“The biggest PR event all year”, is how the John Lewis Christmas ad was described to me this morning.
I quite liked Emirates’ #HelloJetman – certainly a more impressive feat than floating presents up to a lonely old man.
But the best adverts need to be memorable. This has never been more important – we’re targeted through email, on Facebook, before our favourite cat video on YouTube, on TV (remember those?), and even via texts to our mobile phones just by walking past a shop. There are hundreds of adverts to forget every day.
So how do you make your two minutes the most memorable of the lot? You have to provoke an emotional response. Emotion is one of the most powerful ways we form memories – and sad emotions trump the happy ones. We remember sad events more readily – and they affect us more deeply – because that’s how our primitive brain tries to protect us from going through that negative event again in the future.
So the best shops give us “tear jerkers” at a time in the advertising calendar that is the busiest it will be all year – because they’ll be remembered over the sea of upbeat ones. John Lewis’ Christmas adverts get everyone talking – whether they like it or not – and people seem genuinely moved by them.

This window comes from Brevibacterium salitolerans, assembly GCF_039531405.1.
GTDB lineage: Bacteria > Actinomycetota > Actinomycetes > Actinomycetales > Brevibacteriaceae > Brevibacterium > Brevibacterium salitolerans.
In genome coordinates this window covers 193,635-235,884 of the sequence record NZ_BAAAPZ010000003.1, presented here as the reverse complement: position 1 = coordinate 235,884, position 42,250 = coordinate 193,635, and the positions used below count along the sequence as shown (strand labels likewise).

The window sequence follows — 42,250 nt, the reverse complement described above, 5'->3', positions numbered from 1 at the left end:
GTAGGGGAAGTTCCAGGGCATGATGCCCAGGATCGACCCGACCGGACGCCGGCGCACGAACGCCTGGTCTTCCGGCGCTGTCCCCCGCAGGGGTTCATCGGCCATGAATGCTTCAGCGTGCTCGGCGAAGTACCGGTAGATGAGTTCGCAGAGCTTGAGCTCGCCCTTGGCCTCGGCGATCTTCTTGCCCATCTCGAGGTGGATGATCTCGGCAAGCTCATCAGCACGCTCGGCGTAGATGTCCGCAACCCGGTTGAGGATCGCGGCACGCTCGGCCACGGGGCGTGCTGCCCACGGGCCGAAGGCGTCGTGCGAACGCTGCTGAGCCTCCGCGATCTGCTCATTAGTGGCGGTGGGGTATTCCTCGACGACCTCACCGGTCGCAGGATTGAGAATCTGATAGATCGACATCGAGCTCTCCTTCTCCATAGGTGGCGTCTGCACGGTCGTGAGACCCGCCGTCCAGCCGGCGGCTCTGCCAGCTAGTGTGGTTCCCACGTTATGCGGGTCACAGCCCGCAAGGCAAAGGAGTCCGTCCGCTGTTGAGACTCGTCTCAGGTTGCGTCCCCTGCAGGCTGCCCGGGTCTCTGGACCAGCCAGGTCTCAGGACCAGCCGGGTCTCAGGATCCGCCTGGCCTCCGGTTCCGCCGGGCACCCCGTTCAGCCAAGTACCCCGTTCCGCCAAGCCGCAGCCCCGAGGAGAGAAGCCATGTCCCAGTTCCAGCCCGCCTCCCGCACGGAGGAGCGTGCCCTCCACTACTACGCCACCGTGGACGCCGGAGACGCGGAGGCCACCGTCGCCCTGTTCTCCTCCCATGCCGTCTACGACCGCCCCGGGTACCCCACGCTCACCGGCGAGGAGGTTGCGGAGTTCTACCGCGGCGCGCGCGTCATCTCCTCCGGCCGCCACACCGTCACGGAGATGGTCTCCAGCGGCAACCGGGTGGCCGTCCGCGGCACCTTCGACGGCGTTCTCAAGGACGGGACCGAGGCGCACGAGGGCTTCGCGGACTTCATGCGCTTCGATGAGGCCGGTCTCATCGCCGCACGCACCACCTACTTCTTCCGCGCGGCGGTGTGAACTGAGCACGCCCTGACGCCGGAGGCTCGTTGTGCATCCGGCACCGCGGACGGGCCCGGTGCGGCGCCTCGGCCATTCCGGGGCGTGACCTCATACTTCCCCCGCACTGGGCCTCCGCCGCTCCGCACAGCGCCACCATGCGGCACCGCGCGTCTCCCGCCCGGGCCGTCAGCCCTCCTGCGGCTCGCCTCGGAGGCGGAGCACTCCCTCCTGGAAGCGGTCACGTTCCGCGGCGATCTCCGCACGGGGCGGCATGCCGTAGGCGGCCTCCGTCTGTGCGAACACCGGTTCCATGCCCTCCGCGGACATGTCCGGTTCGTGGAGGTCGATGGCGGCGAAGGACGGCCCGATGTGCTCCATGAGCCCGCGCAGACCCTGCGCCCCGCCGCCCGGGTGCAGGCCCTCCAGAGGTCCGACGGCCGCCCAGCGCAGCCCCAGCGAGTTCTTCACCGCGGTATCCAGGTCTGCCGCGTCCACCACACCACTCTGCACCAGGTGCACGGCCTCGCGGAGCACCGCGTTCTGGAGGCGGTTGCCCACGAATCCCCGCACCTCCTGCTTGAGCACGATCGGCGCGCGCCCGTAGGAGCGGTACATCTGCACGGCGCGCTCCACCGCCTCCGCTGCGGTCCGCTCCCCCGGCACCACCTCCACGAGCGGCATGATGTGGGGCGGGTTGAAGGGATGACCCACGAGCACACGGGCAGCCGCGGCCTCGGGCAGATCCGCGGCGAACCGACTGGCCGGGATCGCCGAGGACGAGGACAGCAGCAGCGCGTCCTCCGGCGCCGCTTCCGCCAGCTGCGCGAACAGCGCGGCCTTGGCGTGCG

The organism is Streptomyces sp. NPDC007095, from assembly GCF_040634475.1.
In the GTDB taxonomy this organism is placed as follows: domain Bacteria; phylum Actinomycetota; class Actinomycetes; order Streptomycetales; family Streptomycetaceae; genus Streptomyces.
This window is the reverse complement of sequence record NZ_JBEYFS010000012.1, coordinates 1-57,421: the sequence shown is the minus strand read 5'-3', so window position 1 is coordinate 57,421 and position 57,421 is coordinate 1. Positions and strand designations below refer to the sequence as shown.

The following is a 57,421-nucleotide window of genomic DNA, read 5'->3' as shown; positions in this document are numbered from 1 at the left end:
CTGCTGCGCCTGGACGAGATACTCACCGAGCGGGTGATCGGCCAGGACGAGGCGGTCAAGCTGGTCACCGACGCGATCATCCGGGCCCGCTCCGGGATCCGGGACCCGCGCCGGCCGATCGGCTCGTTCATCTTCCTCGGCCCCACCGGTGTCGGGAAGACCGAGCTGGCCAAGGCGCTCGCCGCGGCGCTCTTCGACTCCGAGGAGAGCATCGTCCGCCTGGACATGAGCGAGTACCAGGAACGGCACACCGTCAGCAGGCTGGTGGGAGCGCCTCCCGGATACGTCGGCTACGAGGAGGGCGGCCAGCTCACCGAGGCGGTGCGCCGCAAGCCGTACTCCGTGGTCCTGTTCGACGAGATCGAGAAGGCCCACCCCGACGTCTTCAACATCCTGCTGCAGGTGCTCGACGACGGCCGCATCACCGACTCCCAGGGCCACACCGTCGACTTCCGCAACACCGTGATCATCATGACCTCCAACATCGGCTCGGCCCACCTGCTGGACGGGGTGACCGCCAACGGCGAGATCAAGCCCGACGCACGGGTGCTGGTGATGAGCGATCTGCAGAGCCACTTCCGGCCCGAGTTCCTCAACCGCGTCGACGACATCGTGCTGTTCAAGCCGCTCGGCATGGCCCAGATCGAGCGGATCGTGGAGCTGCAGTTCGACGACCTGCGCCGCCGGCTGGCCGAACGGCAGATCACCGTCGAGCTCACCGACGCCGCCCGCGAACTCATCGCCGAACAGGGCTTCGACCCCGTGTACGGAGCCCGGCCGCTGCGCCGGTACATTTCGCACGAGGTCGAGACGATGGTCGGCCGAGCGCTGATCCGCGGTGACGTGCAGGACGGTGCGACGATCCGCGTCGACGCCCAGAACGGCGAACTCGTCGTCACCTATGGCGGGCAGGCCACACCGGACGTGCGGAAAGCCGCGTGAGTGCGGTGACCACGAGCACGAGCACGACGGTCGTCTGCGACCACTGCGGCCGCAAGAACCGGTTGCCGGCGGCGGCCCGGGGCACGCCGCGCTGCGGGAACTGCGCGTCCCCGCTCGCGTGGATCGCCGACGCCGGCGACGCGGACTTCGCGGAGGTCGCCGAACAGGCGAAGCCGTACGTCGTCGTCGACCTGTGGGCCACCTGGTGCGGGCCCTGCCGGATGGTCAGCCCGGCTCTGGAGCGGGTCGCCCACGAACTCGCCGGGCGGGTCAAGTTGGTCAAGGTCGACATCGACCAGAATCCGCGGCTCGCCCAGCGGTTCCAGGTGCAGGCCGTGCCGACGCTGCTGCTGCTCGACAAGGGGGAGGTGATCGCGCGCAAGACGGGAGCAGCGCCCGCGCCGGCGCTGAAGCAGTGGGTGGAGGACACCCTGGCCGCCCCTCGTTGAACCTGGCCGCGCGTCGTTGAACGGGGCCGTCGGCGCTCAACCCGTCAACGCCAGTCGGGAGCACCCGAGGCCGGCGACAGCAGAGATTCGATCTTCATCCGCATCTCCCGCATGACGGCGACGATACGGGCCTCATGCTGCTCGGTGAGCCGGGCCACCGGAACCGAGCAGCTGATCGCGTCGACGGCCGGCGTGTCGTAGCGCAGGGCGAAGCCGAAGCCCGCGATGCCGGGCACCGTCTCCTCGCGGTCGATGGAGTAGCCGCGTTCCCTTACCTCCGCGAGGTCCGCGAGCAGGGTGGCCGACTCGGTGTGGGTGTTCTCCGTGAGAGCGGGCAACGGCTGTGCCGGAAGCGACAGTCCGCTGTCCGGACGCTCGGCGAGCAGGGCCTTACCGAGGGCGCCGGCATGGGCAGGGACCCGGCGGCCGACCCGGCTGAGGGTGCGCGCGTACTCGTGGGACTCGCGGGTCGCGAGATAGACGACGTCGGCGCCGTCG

The only problem with a brand provoking negative emotions is that those negative emotions can become associated with that brand. And evolution has taught us to stay away from things that make us sad – for our own sake.
I’m tempted to actively avoid John Lewis because of their Christmas advert and the way it tried to make me “feel”. I take Charlie Brooker’s side; I can’t cry at an advert for a shop.
But I would like to know if they’re selling any cuddly toy moons I could buy for my niece… Or a cuddly old man… Or I wonder if they sell the same telescope that girl uses…. Or those balloons…
So what can we learn from John Lewis’ Christmas ads?
– Timing is everything. Get all other headline grabbing events out the way first (Halloween, the Million Mask March) to maximise the impact.
– Produce a campaign for your campaign. We all knew about the hashtag and the Twitter page before the ad even aired. There was a popular social media presence established before anyone knew what the product was.
– Use emotion. The stronger the emotion the more memorable your campaign.